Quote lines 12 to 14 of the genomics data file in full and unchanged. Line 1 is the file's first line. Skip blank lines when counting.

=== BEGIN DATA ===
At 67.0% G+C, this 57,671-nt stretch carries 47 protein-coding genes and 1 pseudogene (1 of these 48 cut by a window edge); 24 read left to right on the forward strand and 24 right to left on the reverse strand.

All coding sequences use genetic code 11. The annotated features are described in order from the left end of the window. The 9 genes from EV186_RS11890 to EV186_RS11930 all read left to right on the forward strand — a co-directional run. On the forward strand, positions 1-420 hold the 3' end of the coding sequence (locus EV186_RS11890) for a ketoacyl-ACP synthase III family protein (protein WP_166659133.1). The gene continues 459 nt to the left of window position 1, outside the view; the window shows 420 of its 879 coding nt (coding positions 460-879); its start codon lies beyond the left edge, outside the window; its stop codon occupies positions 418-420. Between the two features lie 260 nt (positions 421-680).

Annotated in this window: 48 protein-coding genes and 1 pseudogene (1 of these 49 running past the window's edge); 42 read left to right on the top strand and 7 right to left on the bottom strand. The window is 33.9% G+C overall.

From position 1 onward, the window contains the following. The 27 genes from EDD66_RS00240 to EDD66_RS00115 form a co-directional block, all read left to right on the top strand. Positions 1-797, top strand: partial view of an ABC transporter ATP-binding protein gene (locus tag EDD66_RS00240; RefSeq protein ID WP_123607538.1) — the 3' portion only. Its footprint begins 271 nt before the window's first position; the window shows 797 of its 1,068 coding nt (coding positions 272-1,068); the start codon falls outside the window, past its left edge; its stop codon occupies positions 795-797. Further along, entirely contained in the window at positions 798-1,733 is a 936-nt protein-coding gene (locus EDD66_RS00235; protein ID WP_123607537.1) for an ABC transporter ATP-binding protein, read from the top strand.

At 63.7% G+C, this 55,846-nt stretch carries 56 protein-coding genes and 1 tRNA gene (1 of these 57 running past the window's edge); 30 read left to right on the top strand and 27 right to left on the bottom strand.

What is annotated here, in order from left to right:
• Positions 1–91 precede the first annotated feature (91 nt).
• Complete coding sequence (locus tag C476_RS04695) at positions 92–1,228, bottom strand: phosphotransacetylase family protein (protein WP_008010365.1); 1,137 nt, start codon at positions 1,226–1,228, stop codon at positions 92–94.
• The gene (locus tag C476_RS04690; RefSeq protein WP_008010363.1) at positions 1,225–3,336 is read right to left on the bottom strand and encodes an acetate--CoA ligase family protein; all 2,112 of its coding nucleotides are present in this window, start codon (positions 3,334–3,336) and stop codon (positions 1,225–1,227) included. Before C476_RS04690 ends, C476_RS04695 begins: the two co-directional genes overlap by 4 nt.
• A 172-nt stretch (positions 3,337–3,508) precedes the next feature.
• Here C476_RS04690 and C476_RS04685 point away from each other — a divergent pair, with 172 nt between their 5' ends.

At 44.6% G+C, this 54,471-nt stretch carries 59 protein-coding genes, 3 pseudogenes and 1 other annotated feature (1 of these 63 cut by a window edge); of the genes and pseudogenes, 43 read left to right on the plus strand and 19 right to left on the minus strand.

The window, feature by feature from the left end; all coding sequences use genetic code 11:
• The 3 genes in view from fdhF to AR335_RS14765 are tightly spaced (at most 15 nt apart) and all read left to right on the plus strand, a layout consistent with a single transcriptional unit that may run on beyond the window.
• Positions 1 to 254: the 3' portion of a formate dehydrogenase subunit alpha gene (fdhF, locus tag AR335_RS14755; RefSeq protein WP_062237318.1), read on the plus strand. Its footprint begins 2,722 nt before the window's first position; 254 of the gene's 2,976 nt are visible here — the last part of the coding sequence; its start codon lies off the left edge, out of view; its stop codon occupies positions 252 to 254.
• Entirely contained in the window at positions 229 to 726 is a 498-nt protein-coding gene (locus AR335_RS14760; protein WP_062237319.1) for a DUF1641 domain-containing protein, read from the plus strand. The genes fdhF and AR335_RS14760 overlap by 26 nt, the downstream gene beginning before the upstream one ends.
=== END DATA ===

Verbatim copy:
At 44.6% G+C, this 54,471-nt stretch carries 59 protein-coding genes, 3 pseudogenes and 1 other annotated feature (1 of these 63 cut by a window edge); of the genes and pseudogenes, 43 read left to right on the plus strand and 19 right to left on the minus strand.

The window, feature by feature from the left end; all coding sequences use genetic code 11:
• The 3 genes in view from fdhF to AR335_RS14765 are tightly spaced (at most 15 nt apart) and all read left to right on the plus strand, a layout consistent with a single transcriptional unit that may run on beyond the window.